1. non-electric
  2. used less water
  3. and we all know this one: I was just frickin' curious to see how (and how well) it worked!
Did you know the average laundry washer uses 33 gallons of water?
I can wash a load with 2ish gallons. And the washing time? Two minutes.
Power consumption? None.

Oh wait. Here comes P. riding the dirt bike, which I detest for all the oil-eating noise-making reasons you might imagine, that Handsome Husband delighted in bequeathing our young children.

["WHAT? You got a WHAT?!? Why can't they just frickin' ride their BIKES around the frickin' field?!?"]
Y'all should email him and tell him to listen to me more.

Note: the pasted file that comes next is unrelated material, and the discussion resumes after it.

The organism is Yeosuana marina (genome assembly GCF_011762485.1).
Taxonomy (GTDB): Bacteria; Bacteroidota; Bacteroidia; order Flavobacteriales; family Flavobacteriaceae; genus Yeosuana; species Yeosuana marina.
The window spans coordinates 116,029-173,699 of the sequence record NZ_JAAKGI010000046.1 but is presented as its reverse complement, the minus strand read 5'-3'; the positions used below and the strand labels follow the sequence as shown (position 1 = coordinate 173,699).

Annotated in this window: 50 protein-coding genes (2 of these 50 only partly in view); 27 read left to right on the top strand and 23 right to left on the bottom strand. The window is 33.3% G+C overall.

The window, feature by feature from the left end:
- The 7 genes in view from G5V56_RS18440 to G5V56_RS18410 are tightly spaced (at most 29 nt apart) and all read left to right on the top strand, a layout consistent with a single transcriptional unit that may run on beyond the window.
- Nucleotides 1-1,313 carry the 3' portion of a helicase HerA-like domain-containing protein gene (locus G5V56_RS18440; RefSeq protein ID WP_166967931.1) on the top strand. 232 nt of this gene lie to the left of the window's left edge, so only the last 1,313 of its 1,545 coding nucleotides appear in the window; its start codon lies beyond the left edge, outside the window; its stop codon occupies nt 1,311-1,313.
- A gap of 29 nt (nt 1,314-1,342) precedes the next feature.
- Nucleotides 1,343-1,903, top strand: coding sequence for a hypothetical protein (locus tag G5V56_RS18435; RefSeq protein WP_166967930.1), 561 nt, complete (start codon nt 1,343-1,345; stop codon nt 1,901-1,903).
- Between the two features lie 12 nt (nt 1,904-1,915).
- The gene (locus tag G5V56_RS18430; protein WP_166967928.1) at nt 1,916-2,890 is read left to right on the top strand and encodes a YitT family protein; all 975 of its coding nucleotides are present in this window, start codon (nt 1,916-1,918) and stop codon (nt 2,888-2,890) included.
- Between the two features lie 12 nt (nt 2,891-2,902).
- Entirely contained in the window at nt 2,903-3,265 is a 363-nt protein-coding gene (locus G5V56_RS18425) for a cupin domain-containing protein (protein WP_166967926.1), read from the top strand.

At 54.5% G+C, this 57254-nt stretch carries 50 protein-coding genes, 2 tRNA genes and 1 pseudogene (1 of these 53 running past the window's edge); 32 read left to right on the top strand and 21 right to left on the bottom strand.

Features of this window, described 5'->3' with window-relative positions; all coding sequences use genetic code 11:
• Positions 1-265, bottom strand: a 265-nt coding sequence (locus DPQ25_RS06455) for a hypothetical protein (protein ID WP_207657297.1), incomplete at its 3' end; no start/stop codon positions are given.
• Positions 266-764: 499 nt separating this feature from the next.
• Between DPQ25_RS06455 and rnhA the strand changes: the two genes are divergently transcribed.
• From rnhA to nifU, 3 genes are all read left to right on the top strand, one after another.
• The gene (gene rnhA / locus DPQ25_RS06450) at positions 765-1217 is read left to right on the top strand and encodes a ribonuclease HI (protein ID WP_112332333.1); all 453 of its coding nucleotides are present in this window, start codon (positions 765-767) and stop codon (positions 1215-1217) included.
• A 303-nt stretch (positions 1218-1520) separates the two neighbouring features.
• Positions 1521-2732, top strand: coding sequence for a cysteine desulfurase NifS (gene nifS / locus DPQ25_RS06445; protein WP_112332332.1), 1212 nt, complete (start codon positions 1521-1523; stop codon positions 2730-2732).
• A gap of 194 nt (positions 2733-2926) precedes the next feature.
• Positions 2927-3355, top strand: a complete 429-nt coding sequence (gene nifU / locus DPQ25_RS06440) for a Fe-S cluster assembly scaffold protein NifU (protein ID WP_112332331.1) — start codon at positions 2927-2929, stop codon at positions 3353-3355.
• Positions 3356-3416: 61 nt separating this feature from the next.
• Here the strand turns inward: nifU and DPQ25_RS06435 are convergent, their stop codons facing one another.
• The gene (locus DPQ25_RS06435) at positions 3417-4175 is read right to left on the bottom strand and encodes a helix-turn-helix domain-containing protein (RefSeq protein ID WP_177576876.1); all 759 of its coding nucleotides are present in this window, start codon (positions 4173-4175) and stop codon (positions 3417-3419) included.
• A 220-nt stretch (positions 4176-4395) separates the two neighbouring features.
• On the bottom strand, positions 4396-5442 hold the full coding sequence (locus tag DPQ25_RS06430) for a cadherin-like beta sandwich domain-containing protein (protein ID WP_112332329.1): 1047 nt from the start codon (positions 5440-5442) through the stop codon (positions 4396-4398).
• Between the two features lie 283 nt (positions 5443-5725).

What P. doesn't know is that Pipsqueak #1 deliberately put the bike in 2nd gear before sending her off with a push. Tally ho!

Tally Ho Patricia!




Speaking of Tally Ho, we had a great time at The Pipsqueak's riding lesson, where Mrs. W teaches riding without reins until you learn how to communicate with the horse through your body language. What a great way to teach children about these large animals: before you even get on the horse, you must help and brush the horse, communicate with it, and then ride together, working with the animal. Perfect.

P.s. For my beloved vegetarian P, here's the recipe she requested that I reheated in the solar cooker:
(It's a hit with all, I'll be making this again!)  There's also one last video after the recipe.

From "The Indian Vegetarian Cookbook" by Lustre Press / Roli Books (Get it! Great recipes!!!)
Cottage Cheese Koftas In Spinach Curry